Over 500 criminal ‘dreamers’ ordered deported are still in U.S.

WE: In the latest blow to the pure image portrayed by their supporters in Congress, newly released statistics show that over 500 illegals stripped of their “dreamer” status due to crime and gang charges remain on the streets.

A new analysis of United States Citizenship and Immigration Services statistics found that 2,127 individuals had their amnesty status terminated for criminal activity and/or gang activity as of November 22, 2017.

Of those booted from the Obama-era Deferred Action for Childhood Arrival amnesty program, 562 were deported.

But, said the analysis from the Center for Immigration Studies, a near equal amount — 535 — were released by Immigration and Customs Enforcement.

“While it is reassuring that USCIS is revoking DACA benefits for criminal gang members it identifies, it is concerning that almost as many criminal alien DACA beneficiaries have been released as have been removed to their home country,” said the report’s author and CIS Policy Studies Director Jessica M. Vaughan.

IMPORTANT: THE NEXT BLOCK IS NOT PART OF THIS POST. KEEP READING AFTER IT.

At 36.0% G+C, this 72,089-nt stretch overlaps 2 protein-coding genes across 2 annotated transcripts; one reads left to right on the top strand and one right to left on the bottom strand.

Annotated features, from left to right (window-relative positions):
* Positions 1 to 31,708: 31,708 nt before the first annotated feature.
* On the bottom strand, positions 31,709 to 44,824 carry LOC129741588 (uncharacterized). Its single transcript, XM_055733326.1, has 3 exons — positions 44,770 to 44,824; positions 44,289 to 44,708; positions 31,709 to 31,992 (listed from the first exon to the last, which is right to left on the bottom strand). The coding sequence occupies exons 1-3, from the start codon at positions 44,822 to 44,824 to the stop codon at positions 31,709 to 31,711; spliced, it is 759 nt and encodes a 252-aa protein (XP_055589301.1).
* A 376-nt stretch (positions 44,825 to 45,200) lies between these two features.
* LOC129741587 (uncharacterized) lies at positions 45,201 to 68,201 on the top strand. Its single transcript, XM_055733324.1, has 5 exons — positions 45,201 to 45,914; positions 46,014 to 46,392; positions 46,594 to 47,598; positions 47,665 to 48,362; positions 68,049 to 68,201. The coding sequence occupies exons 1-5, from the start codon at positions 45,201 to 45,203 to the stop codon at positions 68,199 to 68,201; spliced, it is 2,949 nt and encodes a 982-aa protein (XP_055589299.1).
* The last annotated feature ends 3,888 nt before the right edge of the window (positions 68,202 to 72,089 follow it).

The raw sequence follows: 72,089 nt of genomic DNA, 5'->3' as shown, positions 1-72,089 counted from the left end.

Her report reviewed USCIS data provided to Republican Sen. Chuck Grassley.

While a tiny portion of the overall DACA population of nearly 700,000, the report and other portraying the illegals as more prone to crime and low-pay employment challenge that painted by liberals that most are high-achievers.

The fate of DACA is at the center of the current budget crisis. Democrats want a deal to preserve their amnesty as part of a budget deal, while Republicans want them included in a larger immigration bill that would grant a path to citizenship in exchange for President Trump’s key demands, including funding to build a southern border wall.